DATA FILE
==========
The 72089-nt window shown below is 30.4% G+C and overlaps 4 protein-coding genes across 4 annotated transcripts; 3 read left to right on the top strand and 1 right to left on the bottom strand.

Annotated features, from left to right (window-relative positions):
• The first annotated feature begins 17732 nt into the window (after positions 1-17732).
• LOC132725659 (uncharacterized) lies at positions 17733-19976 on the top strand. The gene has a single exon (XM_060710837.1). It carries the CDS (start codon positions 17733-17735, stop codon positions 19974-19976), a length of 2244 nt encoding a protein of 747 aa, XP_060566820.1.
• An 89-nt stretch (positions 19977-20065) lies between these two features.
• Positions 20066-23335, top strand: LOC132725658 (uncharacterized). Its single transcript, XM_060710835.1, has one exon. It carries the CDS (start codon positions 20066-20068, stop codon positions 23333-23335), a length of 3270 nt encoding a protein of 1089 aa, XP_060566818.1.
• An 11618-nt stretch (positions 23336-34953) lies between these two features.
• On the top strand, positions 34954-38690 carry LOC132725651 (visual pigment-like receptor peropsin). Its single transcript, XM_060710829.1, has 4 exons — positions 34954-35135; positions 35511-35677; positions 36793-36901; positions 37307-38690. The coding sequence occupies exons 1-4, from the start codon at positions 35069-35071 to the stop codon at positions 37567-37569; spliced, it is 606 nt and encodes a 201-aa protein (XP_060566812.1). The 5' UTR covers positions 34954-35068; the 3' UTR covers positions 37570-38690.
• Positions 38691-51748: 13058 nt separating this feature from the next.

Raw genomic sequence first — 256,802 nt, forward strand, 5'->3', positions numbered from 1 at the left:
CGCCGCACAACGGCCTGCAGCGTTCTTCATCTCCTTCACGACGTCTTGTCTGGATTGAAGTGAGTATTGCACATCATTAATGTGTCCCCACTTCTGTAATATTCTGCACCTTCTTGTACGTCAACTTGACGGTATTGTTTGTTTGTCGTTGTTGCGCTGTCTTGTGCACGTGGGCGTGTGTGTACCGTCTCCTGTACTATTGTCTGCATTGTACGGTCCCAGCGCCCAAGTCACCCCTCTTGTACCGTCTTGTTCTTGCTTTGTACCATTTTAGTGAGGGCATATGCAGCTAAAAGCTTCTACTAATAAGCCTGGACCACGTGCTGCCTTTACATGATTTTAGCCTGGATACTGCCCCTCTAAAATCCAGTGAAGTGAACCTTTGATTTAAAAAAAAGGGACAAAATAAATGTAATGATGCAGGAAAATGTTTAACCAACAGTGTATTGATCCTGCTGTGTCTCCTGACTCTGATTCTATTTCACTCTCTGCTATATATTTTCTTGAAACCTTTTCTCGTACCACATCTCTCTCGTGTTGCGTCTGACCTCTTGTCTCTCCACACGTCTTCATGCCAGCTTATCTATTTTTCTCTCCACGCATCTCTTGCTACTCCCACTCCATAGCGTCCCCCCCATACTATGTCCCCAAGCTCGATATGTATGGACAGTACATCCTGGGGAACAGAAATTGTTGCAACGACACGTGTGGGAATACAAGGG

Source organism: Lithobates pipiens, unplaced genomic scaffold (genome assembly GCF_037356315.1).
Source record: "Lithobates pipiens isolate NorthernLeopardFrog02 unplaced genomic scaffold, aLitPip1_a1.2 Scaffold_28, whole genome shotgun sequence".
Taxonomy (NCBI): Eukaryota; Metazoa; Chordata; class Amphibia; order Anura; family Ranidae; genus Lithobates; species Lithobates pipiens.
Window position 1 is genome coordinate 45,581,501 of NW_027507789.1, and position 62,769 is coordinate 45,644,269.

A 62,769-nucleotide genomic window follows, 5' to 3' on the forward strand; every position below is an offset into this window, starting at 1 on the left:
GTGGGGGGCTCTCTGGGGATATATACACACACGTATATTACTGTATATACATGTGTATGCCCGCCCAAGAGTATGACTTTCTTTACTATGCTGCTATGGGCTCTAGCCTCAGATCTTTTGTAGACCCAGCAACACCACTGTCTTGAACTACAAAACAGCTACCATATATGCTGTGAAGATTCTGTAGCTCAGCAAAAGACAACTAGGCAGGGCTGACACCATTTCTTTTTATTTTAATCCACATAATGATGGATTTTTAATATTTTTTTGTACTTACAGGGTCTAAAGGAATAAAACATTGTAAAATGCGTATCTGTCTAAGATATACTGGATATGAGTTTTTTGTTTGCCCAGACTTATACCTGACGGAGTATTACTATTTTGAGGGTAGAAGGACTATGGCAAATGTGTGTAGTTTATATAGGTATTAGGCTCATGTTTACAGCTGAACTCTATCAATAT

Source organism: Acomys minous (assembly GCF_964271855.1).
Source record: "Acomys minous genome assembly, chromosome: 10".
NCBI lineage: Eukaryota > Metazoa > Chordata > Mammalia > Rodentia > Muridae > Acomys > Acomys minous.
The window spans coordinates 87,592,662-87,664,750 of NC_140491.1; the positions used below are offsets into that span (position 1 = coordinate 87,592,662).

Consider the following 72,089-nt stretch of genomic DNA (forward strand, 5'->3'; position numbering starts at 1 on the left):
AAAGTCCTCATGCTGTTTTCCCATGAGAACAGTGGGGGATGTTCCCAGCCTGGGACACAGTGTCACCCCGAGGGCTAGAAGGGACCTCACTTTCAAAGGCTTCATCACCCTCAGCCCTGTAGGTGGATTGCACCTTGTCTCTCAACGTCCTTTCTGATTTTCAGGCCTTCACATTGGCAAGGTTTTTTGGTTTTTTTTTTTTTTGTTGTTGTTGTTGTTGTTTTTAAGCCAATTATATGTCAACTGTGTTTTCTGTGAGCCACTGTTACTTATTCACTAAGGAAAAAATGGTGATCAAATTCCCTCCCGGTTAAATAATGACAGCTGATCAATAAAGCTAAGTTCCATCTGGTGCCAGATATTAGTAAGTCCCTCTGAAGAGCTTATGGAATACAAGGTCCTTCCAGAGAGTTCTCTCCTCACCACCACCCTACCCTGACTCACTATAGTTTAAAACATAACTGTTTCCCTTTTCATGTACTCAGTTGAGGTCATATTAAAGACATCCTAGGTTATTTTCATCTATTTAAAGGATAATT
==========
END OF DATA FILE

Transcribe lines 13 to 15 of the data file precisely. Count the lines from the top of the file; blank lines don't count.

Source record: "Lithobates pipiens isolate NorthernLeopardFrog02 unplaced genomic scaffold, aLitPip1_a1.2 Scaffold_28, whole genome shotgun sequence".
Taxonomy (NCBI): Eukaryota; Metazoa; Chordata; class Amphibia; order Anura; family Ranidae; genus Lithobates; species Lithobates pipiens.
Window position 1 is genome coordinate 45,581,501 of NW_027507789.1, and position 62,769 is coordinate 45,644,269.